By TIM FAULKNER/ecoRI News staff
PROVIDENCE — During a typically quiet week for news Rhode Island announced a major lawsuit against fossil-fuel companies and released a number of climate-change plans, as well as a new funding source to help pay for them.
On July 2, the state Executive Climate Change Coordinating Council (EC4) announced its strategy for preparing the state for the impacts of climate change. The Resilient Rhody report offers ideas and tools for bracing the state for damage to wetlands, forests, and environmental justice communities.
The 85-page report is the culmination of 54 existing research reports and studies conducted across the state since 2014. Shaun O’Rourke, chief resilience officer for Rhode Island, published the document in nine months, after holding 10 public meetings across the state.
“One of the things that we’ve learned is that there is a lot of stuff we can do right now,” O'Rourke said.
The report, however, doesn't include any immediate action steps or a timeline for meeting the goals. But O’Rourke said planning efforts will be announced at the next monthly EC4 meeting, when a team will be named to oversee the process.
At the June EC4 meeting, the committee of 11 state agency heads ratified the report. Many members praised the project for its inclusiveness. Meredith Brady of the Rhode Island Department of Transportation liked that Resilient Rhody was dissected into small tasks that the state and municipalities can manage.
“We’ve got this huge crisis that is looming, this plan allows us to break it down to an action plan we can actually do,” Brady said.
Jeffrey Willis, deputy director of the Coastal Resources Management Council (CRMC), suggested that the report put more emphasis of sea-level rise estimates for 2030 and 2050 instead of the more “intangible” 2100 estimates. Willis noted that state’s strong university and agency science expertise will continue to contribute to adaptation planning.
“The tools being developed are out there, it’s not like we have to start from scratch,” he said.
CRMC also released its latest planning guide, the Shoreline Special Area Management Plan (Beach SAMP). The planning tool offers resources for builders, planners, and property owners for the myriad climate risks along the state’s 420 miles of coastline.
The Beach SAMP has no new regulations, but it does require applicants seeking CRMC permits to submit an assessment of climate-change risks like sea-level rise and erosion. The assessment can't influence the CRMC’s decision on an application, but it does require acknowledgment of the perils from the applicant.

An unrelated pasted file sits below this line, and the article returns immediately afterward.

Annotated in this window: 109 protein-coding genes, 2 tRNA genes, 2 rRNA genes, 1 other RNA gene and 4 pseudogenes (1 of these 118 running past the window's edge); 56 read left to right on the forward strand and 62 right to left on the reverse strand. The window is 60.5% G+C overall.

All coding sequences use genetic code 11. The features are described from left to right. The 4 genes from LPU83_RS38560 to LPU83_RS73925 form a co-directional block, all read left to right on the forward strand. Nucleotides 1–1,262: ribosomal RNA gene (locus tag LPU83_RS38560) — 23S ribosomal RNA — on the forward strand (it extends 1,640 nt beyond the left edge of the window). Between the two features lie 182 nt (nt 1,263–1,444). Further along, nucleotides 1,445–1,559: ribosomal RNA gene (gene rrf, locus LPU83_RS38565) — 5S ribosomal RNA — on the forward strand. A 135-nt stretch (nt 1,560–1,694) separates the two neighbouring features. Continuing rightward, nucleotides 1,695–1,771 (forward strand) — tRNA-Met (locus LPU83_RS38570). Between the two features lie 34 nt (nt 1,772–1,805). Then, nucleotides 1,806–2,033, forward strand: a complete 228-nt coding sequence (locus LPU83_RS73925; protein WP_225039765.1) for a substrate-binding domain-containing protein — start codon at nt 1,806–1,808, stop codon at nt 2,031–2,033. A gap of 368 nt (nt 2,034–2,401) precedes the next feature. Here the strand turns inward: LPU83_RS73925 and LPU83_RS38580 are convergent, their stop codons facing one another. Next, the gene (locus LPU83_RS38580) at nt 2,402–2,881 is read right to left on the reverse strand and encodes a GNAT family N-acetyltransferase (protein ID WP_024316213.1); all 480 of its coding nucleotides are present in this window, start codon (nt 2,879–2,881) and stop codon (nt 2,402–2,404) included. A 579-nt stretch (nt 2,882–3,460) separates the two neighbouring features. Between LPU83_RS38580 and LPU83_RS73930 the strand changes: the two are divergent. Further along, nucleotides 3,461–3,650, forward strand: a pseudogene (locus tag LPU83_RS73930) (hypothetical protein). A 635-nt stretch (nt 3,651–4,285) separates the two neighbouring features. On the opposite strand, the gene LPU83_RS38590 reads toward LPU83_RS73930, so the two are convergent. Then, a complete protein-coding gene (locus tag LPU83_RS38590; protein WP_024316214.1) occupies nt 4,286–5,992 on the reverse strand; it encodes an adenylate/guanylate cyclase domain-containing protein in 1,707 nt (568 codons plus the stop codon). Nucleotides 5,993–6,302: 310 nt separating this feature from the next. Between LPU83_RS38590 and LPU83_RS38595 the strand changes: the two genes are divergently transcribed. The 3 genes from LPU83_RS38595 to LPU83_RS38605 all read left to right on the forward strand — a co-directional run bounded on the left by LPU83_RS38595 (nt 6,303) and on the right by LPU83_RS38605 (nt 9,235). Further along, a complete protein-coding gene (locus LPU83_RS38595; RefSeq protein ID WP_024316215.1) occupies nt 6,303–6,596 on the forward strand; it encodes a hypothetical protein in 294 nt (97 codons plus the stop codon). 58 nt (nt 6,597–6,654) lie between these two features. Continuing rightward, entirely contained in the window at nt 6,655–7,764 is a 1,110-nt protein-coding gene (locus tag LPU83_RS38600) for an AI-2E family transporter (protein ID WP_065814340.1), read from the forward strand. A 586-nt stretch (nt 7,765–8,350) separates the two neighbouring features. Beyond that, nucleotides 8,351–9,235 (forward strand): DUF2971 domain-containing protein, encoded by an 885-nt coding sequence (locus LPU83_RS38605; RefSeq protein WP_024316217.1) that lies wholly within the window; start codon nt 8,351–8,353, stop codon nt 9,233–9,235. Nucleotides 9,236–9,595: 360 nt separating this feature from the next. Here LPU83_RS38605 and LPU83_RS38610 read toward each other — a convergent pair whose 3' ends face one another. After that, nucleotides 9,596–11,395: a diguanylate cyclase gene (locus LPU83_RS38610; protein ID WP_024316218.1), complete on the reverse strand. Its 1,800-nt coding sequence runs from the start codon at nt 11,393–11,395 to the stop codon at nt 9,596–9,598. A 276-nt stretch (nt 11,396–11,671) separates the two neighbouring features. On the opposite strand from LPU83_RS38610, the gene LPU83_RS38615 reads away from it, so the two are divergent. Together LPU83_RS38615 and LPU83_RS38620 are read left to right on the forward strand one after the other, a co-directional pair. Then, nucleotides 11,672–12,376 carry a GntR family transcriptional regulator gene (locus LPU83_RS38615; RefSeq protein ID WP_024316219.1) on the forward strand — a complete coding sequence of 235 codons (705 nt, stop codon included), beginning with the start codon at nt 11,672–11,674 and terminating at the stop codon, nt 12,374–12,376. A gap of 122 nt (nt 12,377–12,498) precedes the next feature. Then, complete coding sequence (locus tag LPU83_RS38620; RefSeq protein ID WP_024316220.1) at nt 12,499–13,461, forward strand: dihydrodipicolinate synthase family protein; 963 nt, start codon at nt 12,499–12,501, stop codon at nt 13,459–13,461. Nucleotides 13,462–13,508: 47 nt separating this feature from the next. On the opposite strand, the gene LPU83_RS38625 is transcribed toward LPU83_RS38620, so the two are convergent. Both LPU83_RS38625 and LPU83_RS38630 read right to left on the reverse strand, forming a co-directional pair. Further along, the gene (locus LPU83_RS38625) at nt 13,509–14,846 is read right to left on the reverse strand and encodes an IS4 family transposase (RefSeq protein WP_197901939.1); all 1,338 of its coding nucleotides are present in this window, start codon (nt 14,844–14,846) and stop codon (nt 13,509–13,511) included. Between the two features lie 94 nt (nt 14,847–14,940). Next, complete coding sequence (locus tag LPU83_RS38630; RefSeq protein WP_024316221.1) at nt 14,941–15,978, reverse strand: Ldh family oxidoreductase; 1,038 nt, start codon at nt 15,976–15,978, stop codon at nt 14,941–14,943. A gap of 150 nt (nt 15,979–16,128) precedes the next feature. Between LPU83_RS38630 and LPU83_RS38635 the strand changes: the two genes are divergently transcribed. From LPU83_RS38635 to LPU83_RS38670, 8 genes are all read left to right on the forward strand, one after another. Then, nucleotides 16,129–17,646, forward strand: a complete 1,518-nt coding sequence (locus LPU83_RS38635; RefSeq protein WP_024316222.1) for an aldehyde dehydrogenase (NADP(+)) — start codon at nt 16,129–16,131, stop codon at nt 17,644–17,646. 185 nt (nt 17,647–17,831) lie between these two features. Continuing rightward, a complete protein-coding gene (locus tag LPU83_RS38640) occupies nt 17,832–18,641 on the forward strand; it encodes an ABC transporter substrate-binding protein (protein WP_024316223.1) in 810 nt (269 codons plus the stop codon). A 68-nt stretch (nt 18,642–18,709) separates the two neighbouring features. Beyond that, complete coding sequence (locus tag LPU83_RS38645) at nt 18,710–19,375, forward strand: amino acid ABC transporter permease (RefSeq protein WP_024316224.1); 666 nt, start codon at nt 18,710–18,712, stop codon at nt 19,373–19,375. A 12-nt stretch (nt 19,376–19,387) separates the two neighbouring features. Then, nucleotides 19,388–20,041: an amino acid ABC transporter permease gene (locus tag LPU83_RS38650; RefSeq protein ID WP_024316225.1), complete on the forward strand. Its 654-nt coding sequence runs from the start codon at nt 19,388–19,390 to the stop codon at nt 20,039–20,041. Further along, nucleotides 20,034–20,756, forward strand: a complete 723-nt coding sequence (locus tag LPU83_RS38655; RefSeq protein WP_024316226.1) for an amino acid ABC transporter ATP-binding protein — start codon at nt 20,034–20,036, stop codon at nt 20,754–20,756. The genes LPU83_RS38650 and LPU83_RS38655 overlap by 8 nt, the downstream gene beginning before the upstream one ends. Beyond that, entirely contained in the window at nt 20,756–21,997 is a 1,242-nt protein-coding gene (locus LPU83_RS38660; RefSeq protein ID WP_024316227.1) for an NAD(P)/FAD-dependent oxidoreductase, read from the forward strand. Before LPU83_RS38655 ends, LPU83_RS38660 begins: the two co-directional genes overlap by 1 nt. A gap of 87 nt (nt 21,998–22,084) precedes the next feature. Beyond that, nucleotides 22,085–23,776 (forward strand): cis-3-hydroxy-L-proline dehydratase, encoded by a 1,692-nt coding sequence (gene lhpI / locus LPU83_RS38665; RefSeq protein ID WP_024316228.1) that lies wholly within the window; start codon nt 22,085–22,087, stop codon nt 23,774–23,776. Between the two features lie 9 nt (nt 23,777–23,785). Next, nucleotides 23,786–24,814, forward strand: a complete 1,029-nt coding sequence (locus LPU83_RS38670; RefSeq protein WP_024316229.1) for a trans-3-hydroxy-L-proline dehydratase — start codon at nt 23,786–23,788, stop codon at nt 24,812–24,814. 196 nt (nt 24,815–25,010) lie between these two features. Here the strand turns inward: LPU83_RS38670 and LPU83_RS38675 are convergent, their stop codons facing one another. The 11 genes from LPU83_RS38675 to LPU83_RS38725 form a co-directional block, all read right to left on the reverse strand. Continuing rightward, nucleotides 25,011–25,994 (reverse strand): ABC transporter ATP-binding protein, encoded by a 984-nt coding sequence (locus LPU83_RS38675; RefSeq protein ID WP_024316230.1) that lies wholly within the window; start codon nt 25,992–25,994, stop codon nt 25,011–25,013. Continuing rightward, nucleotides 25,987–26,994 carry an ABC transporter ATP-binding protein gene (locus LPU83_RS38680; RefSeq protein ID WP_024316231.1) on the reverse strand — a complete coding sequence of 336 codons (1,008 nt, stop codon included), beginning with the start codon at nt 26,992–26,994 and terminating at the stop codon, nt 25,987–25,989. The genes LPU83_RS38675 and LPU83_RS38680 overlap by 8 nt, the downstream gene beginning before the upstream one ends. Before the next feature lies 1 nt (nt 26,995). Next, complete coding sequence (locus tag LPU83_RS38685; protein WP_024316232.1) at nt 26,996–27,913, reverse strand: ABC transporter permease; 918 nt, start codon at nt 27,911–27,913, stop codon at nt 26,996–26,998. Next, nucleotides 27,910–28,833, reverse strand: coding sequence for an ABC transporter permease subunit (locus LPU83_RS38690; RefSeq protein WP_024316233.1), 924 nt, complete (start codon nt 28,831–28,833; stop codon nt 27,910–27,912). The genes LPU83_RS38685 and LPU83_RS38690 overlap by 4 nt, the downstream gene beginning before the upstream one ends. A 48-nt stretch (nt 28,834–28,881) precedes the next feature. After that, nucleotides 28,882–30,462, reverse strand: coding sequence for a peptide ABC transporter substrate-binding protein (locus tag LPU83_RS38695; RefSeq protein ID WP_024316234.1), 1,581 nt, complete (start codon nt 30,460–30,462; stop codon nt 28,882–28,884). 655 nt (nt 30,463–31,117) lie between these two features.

“(We) want the applicant to understand the potential impacts, not from today, but from 30-plus years of that project’s design life,” Willis said.
Data collected for the Beach SAMP’s predictive modeling programs will be used in the lawsuit the state filed against 21 fossil-fuel companies on July 2. The Superior Court case seeks unspecified damage for past and future damage to roads, ports, beaches, and coastal cities and towns.
“The defendants have contributed greatly to the increased costs associated with climate change, and as such, should be held legally responsible for those damages,” Attorney General Peter Kilmartin said.
The first-of-its-kind lawsuit takes on Shell, ExxonMobil, BP, and other oil and gas companies for knowing for 50 years that they were contributing to the state’s climate predicament. While any monetary award is likely years away, the state needs funds immediately to fortify roads and sewage treatment plants against floods and storm surge.
If voters approve the $48.5 million Green Economy and Clean Water Bond this November, $10 million will go to coastal climate-change adaptation and upgrades of low-lying sewage treatment plants. Another $20 million would fund priority infrastructure projects, many of which have been identified by state agencies.
Funds from a $250 million school construction bond would make schools better equipped for climate change.
Sen. Sheldon Whitehouse, D-R.I., also announced on July 3 that $30 million for preserving natural areas that lessen the impacts of climate change such as marshes, dunes and beaches, oyster and coral reefs, forests, rivers, and barrier islands.
The funds are available for local universities, nonprofits, and government entities. Some $500,000 will fund regional planning and research. The funds are the first released by the National Coastal Resilience Fund. Whitehouse’s legislation established the federal investment program, which was previously named the the National Oceans and Coastal Security Fund.
Some projects are moving ahead thanks to outside funding, such as the $14.4 million Rhode Island received from the Volkswagen emissions-rigging scandal. The money will pay for new electric buses and charging stations for the state transit system.
“The trick of all this is to have a sustained coordinated action plan,” said Janet Coit, EC4 chair and director of the Department of Environmental Management. "We are stretched extremely thin."